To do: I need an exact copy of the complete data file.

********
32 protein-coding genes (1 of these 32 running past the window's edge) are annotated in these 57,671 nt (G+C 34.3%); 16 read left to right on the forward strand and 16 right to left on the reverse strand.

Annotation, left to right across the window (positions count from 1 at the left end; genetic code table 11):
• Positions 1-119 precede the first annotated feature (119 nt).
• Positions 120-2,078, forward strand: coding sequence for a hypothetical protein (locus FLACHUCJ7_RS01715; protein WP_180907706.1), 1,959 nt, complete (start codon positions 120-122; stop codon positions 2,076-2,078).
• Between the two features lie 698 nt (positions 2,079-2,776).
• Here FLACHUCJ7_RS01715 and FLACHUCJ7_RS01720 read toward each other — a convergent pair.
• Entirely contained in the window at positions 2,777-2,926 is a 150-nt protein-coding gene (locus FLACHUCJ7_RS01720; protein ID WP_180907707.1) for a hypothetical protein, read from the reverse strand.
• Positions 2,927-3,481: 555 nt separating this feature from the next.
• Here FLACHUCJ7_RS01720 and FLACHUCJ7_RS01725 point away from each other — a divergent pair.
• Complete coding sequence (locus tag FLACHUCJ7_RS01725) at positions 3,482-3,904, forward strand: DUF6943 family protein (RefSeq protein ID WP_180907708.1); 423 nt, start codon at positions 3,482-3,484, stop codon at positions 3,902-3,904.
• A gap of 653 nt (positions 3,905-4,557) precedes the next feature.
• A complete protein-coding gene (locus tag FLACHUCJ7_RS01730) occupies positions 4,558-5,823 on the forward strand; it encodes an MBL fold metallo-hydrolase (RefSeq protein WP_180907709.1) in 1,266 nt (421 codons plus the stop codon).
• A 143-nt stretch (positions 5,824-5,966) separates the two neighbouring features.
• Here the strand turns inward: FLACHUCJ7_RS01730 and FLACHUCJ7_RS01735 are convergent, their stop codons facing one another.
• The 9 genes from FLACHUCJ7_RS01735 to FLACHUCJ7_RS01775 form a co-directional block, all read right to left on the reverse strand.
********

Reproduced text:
32 protein-coding genes (1 of these 32 running past the window's edge) are annotated in these 57,671 nt (G+C 34.3%); 16 read left to right on the forward strand and 16 right to left on the reverse strand.

Annotation, left to right across the window (positions count from 1 at the left end; genetic code table 11):
• Positions 1-119 precede the first annotated feature (119 nt).
• Positions 120-2,078, forward strand: coding sequence for a hypothetical protein (locus FLACHUCJ7_RS01715; protein WP_180907706.1), 1,959 nt, complete (start codon positions 120-122; stop codon positions 2,076-2,078).
• Between the two features lie 698 nt (positions 2,079-2,776).
• Here FLACHUCJ7_RS01715 and FLACHUCJ7_RS01720 read toward each other — a convergent pair.
• Entirely contained in the window at positions 2,777-2,926 is a 150-nt protein-coding gene (locus FLACHUCJ7_RS01720; protein ID WP_180907707.1) for a hypothetical protein, read from the reverse strand.
• Positions 2,927-3,481: 555 nt separating this feature from the next.
• Here FLACHUCJ7_RS01720 and FLACHUCJ7_RS01725 point away from each other — a divergent pair.
• Complete coding sequence (locus tag FLACHUCJ7_RS01725) at positions 3,482-3,904, forward strand: DUF6943 family protein (RefSeq protein ID WP_180907708.1); 423 nt, start codon at positions 3,482-3,484, stop codon at positions 3,902-3,904.
• A gap of 653 nt (positions 3,905-4,557) precedes the next feature.
• A complete protein-coding gene (locus tag FLACHUCJ7_RS01730) occupies positions 4,558-5,823 on the forward strand; it encodes an MBL fold metallo-hydrolase (RefSeq protein WP_180907709.1) in 1,266 nt (421 codons plus the stop codon).
• A 143-nt stretch (positions 5,824-5,966) separates the two neighbouring features.
• Here the strand turns inward: FLACHUCJ7_RS01730 and FLACHUCJ7_RS01735 are convergent, their stop codons facing one another.
• The 9 genes from FLACHUCJ7_RS01735 to FLACHUCJ7_RS01775 form a co-directional block, all read right to left on the reverse strand.